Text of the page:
TIG, MIG and Arc Welding

For the welding work, you may have a question in mind regarding what method to start. Although all the welding techniques will serve a common purpose in fabrication of metal and other plastic or melamine materials, there are some subtle differences among them. Based on your requirement, budget, and welding skill you should choose a specific model. In this chapter, we shall focus on different aspects of TIG, MIG, and Arc Welding techniques so that you as a beginner can choose your right option.

Comparing Welding Techniques: TIG, MIG, and Arc

TIG Welding:

A. How does it Work?

Gas Tungsten Arc Welding (GTAW), another name TIG, is a welding technique where you can use a tungsten electrode for heating the material and melting it down to create the welding mold. Since there is no filler material used for this method, the weld is the outcome of a single metal. However, this method allows you to use another rod as filler material for use at once to different metals or more materials. In this method, a gas bubble protects the weld from contaminations. TIG uses argon or helium as gas. You don’t need to replace the electrode since it doesn’t require feeding. You only need to refill the gas tank.

B. Use of TIG Welding:

Welding is applicable for many materials, including steel and aluminum, quite easily. But the welding type is limited due to the thickness range. Although you can weld many materials with this method, the materials you want to weld will be thinner. Tungsten rod is thinner than a stick rod. So this method will provide you more precise scope with a thinner weld.

C. Advantages and Disadvantages:

Pros

  • It is the most aesthetically pleasing type of welding.
  • IF you want to make a sculpture or weld-on cars & motorbikes, this welding type is perfect for its thin rod and outstanding precision.
  • It is the cleanest welding type that produces no spatter and waste.

Cons

  • It is not a favorite type for experienced welders.
  • Since it takes a much longer time to master, it has a steeper learning curve.
  • This method doesn’t suit better to the beginners.

MIG Welding:

A. How does it Work?

Gas Metal Arc Welding (GMAW) or MIG is the method of welding that allows you to feed a line of electrode continuously through a special ‘gun.’ Electrode forms an arc with the metal, fuse the material, and finally melts it down. This method uses a protective gas bubble to keep the weld away from the ambient air and other components within it. In MIG technique the wire rod as a filler material doesn’t get fused that gives you ample scope to weld different types of metals together. Since it uses consumable electrode, you need to change it frequently. Also you need to change very occasionally the gas that creates the protective bubble.

B. Use of MIG Welding:

You can apply the MIG welding technique in various situations and for both thin & thick metal sheets. For the wide power output range and gauge of the method, you can adjust the power that allows you to weld on the softer material without the fear of burning. MIG is very powerful to weld thick steel pipes, and it provides a strong joint.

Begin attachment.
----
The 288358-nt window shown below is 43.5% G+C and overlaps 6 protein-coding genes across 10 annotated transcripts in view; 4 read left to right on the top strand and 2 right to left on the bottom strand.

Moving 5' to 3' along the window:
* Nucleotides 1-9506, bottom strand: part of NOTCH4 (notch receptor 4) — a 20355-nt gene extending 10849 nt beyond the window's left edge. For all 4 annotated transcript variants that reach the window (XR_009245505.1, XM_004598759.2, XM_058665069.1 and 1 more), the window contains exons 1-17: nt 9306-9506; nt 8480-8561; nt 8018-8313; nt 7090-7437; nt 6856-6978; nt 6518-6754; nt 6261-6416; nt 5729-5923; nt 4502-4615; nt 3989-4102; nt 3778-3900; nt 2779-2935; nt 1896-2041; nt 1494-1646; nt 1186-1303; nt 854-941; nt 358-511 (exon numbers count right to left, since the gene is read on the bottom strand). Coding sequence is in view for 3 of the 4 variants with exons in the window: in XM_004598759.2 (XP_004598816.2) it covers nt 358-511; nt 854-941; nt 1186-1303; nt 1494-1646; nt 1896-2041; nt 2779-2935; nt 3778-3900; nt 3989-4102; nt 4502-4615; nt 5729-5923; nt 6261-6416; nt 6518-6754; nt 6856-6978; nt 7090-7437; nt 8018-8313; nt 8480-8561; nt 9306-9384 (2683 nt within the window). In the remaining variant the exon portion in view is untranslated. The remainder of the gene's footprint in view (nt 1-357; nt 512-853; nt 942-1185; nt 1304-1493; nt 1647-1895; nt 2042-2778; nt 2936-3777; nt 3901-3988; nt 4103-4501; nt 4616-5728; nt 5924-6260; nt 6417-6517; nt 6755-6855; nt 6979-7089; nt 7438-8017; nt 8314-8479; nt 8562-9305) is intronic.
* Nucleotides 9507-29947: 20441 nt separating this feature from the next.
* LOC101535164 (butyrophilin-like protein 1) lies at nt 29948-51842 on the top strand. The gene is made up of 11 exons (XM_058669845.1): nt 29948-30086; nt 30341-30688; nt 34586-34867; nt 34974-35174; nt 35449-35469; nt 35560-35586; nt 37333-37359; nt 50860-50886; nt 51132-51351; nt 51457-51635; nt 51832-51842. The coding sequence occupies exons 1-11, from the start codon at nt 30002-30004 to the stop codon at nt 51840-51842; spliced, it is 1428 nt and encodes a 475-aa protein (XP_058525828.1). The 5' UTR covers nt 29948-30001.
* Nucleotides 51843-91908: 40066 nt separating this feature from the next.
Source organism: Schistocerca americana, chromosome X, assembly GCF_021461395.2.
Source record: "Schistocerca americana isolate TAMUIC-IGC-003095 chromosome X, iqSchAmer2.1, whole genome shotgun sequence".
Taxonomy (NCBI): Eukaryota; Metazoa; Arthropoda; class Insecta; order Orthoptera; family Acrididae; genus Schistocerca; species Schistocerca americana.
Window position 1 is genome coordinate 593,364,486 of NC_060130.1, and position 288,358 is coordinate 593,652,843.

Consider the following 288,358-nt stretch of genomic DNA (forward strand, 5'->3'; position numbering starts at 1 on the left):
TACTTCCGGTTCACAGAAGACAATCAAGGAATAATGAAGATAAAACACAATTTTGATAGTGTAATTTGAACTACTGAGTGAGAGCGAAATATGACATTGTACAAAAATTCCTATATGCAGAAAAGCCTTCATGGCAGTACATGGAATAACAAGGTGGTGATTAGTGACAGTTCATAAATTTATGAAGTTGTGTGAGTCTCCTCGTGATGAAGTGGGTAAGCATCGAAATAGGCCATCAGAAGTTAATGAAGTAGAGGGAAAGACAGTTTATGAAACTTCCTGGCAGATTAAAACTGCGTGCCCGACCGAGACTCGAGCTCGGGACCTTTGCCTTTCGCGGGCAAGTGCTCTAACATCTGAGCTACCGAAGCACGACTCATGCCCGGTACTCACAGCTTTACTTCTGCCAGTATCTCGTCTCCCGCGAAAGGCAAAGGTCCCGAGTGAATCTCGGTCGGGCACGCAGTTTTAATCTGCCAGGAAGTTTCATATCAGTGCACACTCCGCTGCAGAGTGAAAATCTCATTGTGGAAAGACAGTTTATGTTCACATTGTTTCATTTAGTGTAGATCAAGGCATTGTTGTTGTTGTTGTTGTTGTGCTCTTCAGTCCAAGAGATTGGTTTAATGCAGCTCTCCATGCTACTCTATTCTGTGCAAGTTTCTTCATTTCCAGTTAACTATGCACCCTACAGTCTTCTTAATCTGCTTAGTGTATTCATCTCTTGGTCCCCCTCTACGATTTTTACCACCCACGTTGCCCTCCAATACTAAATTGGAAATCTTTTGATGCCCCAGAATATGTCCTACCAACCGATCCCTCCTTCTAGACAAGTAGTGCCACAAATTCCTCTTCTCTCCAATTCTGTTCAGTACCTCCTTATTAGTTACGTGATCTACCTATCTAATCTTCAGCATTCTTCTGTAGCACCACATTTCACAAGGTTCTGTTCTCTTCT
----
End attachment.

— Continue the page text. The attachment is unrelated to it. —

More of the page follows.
C. Advantages and Disadvantages:

Pros

  • MIG welding is very straightforward and simple for a newbie. You need only one for its operation at any time. 
  • What you need for the welding, the gun provides all the materials.
  • Controlling the gun is very easy. You press the trigger, and it stops automatically.
  • You can apply it for making an aesthetically pleasing weld and a viable sculpture.

Cons

  • It is workable with limited materials.
  • It doesn’t suit too thin or thick materials.
  • It is very weak for cast iron.
  • It is too powerful for a thin aluminum that yields an unwanted outcome.
  • It requires clean materials.
  • It is not applicable for wet or windy conditions.

Arc Welding:

A. How does it Work?

It is a flux-coated welding technique. This method, like the MIG, uses a consumable wire-like electrode and feed it continuously to the weld. The wire is flux-coated that instantly generates gas shield around the weld pool. The best part of this technique is that it allows you to use an external gas source so that you can form a second shield for providing more secured weld. So many say it dual-shielded welding. Since it uses a consumable filler material, you need to change it time and again. However, if you don’t want to use a dual-shielded arc welding, you need not change the gas tank.

B. Use of MIG Welding:

The flux-coated welding model allows you to apply them for the heavier and thicker materials. It creates a high level of heat. So you should apply it for the metals that can withstand the high heat. Arc welding is suitable for heavy steel construction and erection, heavy machinery, heavy repairs, and such other equipment.

C. Advantages and Disadvantages:

Pros

  • It highly efficient technique.
  • You will experience little through this welding system.
  • It provides both the shield and welding material.

Cons

  • It is not applicable for thinner materials.
  • It leaves slags that require removing and finishing.

Conclusion:

Finding the absolute best product will depend on many factors including your requirement and budget. However, if you look for a welding model that provides the strongest weld, MIG is best for varying thickness, and TIG is best for high-quality welds. If you are a beginner, MIG stands alone as the fastest welding process that you can master quickly. MIG and TIG are the best welding type for aluminum. For use on steel material, MIG is the best candidate although other types you can use as well.

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